For several years now, the Alpha label and the Palazzetto Bru Zane have been engaged in the rediscovery of the French Romantic repertory, an aspect of the nineteenth century that is still little known. At the centre of the artistic project on each occasion is a singer or instrumentalist who places his or her artistic rigour and curiosity at the service of a new adventure. This time it is the tenor Julien Behr, already much admired for his charismatic vocal style and personality, who is the protagonist of a recital that revisits this repertory in all its variety, ranging from tenderness to heroism, from joy to melancholy.
The Romantic tenor voice adopted very different guises in France between 1800 and 1900. Grand opéra requires it to be wide in compass, ringing in tone and crowned with top notes emitted in voix de poitrine (chest voice) from the 1830s onwards. Opéra-comique wishes it to be light, clear and capable of half-tones in voix de tête (head voice) right up to the time of Bizet and Gounod. The tenor of the First Empire, in Méhul and Cherubini (around 1800), is central and very baritone-like in tessitura; the tenor of the July Monarchy, in Adam and Auber (around 1840), borrows his coloratura and virtuosity from Rossini. In short, there is nothing more difficult for a tenor than to ‘find his voice’ in this imbroglio of genres and institutions. The later Romantic era mixed the specificities of each voice type in order to give birth to the lead tenor known as ‘grand ténor d’opéra-comique’, also called ‘ténor de demi-caractère’, capable of lyricism and power yet also of sweetness and introspection (thanks to the typically French voix de tête). Gérald (Delibes), Roméo (Gounod), Des Grieux (Massenet), Mylio (Lalo) and many other operatic heroes became internationally renowned characters. With his warm timbre, the firmness of his articulation, the elegance of his phrasing and the radiant ductility of his upper middle range, Julien Behr is one of the contemporary tenors best able to do justice to this demi-caractère repertory, often assigned to excessively heavy voices that do not necessarily reveal its finesse and variety. Between shadows and light . . .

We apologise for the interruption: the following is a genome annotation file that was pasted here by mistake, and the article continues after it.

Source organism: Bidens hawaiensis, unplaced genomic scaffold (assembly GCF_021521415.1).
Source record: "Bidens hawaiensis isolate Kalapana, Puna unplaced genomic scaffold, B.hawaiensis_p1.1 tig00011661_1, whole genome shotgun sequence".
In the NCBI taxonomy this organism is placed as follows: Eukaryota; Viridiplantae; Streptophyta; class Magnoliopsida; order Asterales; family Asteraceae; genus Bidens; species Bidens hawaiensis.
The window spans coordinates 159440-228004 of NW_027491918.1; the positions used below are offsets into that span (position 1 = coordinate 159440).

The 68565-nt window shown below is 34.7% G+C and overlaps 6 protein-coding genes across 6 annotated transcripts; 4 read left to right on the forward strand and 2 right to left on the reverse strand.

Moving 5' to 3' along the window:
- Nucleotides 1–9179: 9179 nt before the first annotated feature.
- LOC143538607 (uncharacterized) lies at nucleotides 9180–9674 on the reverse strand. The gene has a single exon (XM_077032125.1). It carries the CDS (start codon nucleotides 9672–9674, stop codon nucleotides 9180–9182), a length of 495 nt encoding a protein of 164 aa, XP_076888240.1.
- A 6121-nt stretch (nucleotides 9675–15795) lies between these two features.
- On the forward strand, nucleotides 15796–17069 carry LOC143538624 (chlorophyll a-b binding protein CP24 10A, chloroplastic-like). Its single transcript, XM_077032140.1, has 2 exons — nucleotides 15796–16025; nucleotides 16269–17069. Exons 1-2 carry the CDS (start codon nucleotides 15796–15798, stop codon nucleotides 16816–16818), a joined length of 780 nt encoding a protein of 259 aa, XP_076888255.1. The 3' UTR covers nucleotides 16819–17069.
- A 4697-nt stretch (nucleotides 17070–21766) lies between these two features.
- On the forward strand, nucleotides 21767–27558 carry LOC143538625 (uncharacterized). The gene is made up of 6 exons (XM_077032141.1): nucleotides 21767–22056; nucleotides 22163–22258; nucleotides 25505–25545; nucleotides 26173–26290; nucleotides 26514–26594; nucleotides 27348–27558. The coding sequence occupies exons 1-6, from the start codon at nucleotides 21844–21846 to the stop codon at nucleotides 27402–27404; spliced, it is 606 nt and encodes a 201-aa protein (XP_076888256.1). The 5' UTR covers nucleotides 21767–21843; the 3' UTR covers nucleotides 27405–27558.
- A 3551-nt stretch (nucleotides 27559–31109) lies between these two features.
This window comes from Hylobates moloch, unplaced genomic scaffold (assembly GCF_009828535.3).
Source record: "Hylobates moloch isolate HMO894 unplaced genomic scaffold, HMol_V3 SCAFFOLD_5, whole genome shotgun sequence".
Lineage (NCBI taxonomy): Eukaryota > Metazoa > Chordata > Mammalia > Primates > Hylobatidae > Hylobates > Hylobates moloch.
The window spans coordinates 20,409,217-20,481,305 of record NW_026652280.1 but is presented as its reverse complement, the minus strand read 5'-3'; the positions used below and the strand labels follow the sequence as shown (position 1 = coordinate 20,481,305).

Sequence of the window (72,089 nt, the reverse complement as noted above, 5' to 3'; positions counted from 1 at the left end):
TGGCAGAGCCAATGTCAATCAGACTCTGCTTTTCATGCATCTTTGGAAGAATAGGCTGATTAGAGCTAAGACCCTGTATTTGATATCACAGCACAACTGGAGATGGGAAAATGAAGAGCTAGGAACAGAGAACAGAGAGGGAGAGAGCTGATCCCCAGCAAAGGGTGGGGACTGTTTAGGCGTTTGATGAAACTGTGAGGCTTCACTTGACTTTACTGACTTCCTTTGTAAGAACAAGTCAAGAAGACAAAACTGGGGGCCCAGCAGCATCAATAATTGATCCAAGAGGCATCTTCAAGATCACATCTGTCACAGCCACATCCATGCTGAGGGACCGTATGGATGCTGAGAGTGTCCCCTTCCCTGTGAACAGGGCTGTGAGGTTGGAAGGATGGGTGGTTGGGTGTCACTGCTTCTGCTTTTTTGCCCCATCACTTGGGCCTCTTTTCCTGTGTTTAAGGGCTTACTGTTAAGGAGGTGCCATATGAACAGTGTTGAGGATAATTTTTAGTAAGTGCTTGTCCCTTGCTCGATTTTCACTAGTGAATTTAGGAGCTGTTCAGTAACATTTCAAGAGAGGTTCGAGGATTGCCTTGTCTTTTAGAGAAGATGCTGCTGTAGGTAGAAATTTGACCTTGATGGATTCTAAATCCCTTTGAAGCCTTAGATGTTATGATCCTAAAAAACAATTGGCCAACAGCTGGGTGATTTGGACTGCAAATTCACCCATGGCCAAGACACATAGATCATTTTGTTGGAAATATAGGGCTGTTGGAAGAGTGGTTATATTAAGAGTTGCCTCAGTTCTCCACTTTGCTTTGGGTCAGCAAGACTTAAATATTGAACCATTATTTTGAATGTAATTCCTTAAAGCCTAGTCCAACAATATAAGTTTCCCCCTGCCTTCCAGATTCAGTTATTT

The scores and parts for Cinq-Mars (Gounod), Le Chevalier Jean (Joncières) and Jocelyn (Godard) have been edited and furnished by the Palazzetto Bru Zane.
1- Charles GOUNOD, Cinq-Mars (1877), Prélude et cavatine de Cinq-Mars « À vous, ma mère… Ô chère et vivante image »